With film cameras, photographers usually explore a wide variety of films before settling on the one or two they like best. This is because each film type has its own unique characteristics. In some the grain is small, in others its larger. A film may have colors that are warmer than other films, or slightly colder. These subtle variations among films are slight but noticeable and photographers gravitate to one or the other. With digital cameras, you dont have the same choice offered by film cameras. The "film" in the form of an image sensor is built into your camera. Whatever its characteristics are, they are the characteristics you have to live with until you buy another camera.
In this chapter, we explore the world of color and how you manage it in your photos.
Why do we see colors? Light from the sun or from a lamp seems to have no particular color of its own. It appears simply to be "white" light. However, if you pass the light through a prism, you can see that it actually contains all colors, the same effect that occurs when water droplets in the atmosphere separate light into a rainbow. A colorful object such as a leaf appears green because when white light strikes it, the leaf reflects only the green wavelengths of light and absorbs the others. A white object such as a white flower appears white because it reflects most of the wavelengths that strike it, absorbing relatively few. Inks, dyes, or pigments in color prints also selectively absorb and reflect certain wavelengths of light and so produce the effect of color.
Although light from the sun or from a light bulb looks white to us, it not only contains a mixture of all colors, it contains these colors in varying proportions. Light from the midday sun, for example, is much bluer than light from a sunrise or a tungsten lamp. To produce what appears to us to be normal or accurate color balance, the image we capture must contain the colors in the original scene. These colors are affected by the color of the light source.
One way to describe the color of a light source is by its color temperature. The color temperature scale is calibrated in degrees Kelvin, somewhat like a thermometer that calibrates heat temperatures in degrees centigrade. The color temperature scale ranges from the lower color temperatures of reddish light to the higher color temperatures of bluish light. Daylight contains proportionately more light toward the blue end of the spectrum. Incandescent light contains more toward the red end. Thats why we describe daylight as "cooler" and incandescent light as "warmer."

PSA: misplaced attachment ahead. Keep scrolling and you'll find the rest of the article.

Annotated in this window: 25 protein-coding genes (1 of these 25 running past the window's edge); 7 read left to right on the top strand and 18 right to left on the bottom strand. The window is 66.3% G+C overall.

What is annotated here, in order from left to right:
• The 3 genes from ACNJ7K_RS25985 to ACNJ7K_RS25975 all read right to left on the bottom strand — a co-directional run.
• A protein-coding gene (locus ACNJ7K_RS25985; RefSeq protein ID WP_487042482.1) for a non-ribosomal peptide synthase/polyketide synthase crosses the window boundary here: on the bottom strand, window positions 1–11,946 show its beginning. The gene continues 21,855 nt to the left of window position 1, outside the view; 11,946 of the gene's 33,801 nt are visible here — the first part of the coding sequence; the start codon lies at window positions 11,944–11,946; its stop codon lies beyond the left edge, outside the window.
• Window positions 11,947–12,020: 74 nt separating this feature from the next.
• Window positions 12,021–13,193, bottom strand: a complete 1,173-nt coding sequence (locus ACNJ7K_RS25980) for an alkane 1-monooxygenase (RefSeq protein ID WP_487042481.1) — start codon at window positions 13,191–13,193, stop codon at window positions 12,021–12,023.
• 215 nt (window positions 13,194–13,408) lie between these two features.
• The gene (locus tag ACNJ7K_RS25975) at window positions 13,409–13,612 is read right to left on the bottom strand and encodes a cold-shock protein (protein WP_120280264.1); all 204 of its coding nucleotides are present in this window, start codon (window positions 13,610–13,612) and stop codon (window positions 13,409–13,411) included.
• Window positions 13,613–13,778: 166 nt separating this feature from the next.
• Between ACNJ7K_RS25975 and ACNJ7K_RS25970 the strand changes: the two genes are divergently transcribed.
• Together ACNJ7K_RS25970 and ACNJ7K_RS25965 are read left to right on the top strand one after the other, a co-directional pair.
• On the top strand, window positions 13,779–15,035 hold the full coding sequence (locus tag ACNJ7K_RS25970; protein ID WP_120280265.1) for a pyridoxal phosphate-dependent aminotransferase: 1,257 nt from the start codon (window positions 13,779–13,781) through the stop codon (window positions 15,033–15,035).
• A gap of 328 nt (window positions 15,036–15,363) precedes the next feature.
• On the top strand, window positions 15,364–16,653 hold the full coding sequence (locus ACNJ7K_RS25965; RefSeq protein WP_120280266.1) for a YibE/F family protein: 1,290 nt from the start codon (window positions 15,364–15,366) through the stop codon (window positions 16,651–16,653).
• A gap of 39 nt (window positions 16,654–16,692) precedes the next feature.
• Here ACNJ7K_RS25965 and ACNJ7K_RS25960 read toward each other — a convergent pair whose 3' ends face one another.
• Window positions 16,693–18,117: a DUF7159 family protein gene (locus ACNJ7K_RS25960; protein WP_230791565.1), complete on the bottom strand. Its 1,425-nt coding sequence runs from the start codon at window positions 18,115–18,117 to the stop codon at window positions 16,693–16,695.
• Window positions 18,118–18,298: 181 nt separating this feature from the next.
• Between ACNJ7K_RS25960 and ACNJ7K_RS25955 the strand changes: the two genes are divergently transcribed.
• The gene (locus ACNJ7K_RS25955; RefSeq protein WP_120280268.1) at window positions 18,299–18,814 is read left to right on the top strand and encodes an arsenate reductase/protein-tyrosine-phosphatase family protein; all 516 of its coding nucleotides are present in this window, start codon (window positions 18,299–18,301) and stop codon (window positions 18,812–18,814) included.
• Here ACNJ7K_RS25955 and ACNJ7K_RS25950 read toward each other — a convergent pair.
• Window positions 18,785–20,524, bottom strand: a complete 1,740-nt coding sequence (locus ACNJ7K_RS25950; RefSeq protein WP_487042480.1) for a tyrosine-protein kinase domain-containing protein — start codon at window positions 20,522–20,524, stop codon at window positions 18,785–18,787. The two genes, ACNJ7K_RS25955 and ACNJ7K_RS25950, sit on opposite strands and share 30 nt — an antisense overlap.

"White" light actually contains light of different colors and in different proportions, The overall color cast of the light changes as the proportions of the colors change. Although different white light sources have different "colors" you dont see the subtle differences because your brain compensates automatically.
You can preview color balance by looking at a scene in the LCD monitor. You can also check the color balance of any image youve already taken the same way. If you examine the images closely you may notice that white areas in particular have some color cast to them. If so, you may want to adjust white balance for subsequent shots. Many digital cameras offer a number of white balance settings, some for specific lighting situations.
In photography, there is a color of light called "daylight." However, this type of light occurs only at a specific time of day. Over the course of the day, the light can change from a warm red at sunset, to a cold blue at noon, and then back to a warm red or orange at sunset. "Daylight" on the color temperature scale is really set for midday sun between 10 A.M. and 2 P.M. During these hours, colors appear clear, bright, and accurately rendered in the photo.
Before and after midday, light from the sun is modified by the extra distance it travels through the Earths atmosphere. Some of the blue light is filtered out, leaving the light with a more reddish cast than at midday. This is easily seen very early or late in the day when the light is often quite red-orange in tone. The change in color will affect your pictures strongly, but this reddish cast is a wonderful light to photograph in.